Pride, Prejudice and Other Flavors | By Sonali Dev
Book Review | Contemporary Romance
It is a truth universally acknowledged that only in an overachieving Indian American family can a genius daughter be considered a black sheep.
Dr. Trisha Raje is San Francisco’s most acclaimed neurosurgeon. But that’s not enough for the Rajes, her influential immigrant family who’s achieved power by making its own non-negotiable rules:
· Never trust an outsider
· Never do anything to jeopardize your brother’s political aspirations
· And never, ever, defy your family
Trisha is guilty of breaking all three rules. But now she has a chance to redeem herself. So long as she doesn’t repeat old mistakes.
Up-and-coming chef DJ Caine has known people like Trisha before, people who judge him by his rough beginnings and place pedigree above character. He needs the lucrative job the Rajes offer, but he values his pride too much to indulge Trisha’s arrogance. And then he discovers that she’s the only surgeon who can save his sister’s life.
As the two clash, their assumptions crumble like the spun sugar on one of DJ’s stunning desserts. But before a future can be savored there’s a past to be reckoned with…
A family trying to build home in a new land.
A man who has never felt at home anywhere.
And a choice to be made between the two.
Narrative and Plot
Retelling a classic like Pride and Prejudice is a humongous effort. The story is still very much alive and one needs to be very clear about the route one wants to take with the retelling. Pride, Prejudice, and Other Flavors did an excellent job of imbibing the spirit of the original. Of course, the roles are reversed here. But Trisha Raje certainly carried that air of Darcy effortlessly.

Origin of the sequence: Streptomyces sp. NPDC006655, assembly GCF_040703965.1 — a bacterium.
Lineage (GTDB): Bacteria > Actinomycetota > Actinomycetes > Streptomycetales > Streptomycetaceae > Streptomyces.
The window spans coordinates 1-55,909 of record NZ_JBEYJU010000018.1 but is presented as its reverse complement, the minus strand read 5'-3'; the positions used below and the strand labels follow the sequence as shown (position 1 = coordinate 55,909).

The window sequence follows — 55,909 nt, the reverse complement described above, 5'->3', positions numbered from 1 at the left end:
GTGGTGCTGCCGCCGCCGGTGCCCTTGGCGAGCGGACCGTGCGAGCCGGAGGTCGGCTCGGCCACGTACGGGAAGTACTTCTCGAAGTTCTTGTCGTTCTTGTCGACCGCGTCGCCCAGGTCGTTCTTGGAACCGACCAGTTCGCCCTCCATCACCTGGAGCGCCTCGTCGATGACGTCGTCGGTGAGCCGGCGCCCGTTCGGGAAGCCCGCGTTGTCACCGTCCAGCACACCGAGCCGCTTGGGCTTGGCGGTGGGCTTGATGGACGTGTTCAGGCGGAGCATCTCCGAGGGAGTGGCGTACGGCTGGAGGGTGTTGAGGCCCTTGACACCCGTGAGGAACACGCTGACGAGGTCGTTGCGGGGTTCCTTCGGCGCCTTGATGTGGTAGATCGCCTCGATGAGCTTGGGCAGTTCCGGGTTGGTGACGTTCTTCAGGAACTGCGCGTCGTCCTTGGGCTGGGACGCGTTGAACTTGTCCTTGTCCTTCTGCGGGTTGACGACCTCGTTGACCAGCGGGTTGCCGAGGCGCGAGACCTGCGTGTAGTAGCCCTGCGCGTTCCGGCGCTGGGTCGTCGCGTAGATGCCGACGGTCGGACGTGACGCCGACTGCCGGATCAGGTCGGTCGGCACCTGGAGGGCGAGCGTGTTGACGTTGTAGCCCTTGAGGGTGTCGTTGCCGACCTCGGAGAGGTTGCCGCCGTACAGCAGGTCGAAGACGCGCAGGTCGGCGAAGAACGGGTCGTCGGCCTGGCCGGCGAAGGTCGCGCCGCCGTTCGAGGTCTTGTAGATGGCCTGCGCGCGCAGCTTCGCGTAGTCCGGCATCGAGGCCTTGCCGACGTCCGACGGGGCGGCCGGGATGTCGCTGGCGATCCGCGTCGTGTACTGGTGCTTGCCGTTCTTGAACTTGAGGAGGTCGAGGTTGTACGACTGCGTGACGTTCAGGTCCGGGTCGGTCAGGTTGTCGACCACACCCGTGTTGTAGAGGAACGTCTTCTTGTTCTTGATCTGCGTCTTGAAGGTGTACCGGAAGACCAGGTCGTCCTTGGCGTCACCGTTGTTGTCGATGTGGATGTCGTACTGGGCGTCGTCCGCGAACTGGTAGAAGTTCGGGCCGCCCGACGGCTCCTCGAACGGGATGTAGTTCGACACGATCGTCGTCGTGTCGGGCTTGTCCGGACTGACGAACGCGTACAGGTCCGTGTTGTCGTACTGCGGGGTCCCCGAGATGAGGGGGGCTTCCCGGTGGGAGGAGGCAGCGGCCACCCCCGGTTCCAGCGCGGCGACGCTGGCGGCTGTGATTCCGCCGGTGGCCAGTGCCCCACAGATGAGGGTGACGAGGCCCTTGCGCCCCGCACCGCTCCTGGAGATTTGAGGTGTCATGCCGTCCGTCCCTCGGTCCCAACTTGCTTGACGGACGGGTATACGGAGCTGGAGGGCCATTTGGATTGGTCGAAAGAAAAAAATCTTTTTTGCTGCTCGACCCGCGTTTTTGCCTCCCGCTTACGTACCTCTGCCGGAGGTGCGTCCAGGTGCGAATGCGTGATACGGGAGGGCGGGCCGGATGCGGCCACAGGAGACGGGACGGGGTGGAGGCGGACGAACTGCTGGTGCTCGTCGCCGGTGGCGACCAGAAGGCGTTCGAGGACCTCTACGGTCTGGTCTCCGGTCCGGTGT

The plot took a different route from the original, especially with the subplots. But the story celebrates the theme of the original, reminding us how relevant the Jane Austen novel is on a fundamental level. This book is an ode to the original, keeping the theme intact. It also tips the hat by retaining the name of DJ Caine and then there is Mr. Wickham.
Characters and Conflicts
The book had several dynamic characters, the most important of them being Trisha and DJ. The desi elements the book brought into were entertaining, if not relatable. I know people who used to be royalty in the pre-independent days, but not all Indian extended families are as tight as the Rajes. The family dynamics reminded me of the 90s Bollywood dramas with the uber-rich and tight-knit circle of family.
Trisha carried the story with her pride and emotionally detached demeanor, much like Darcy. DJ, on the other hand, was as passionate as Elizabeth. However, I would have preferred it if the story spent a little bit more time with DJ and showed how his feelings for Trisha gradually evolved rather than nailing it down in the end. It takes nothing away from the story, but if you had to point something out, that would be my one point.
In terms of conflict, the book touched on a lot of issues that a normal rom-com would shy away from. It showcased a long line of issues that determine the social status of a person in today’s world, much like what Jane Austen did with the original.
If you’re looking for a book that celebrates the author Jane Austen with a retelling that borrows the theme of the original but creates a story of its own, then Pride, Prejudice, and Other flavors is a must-read.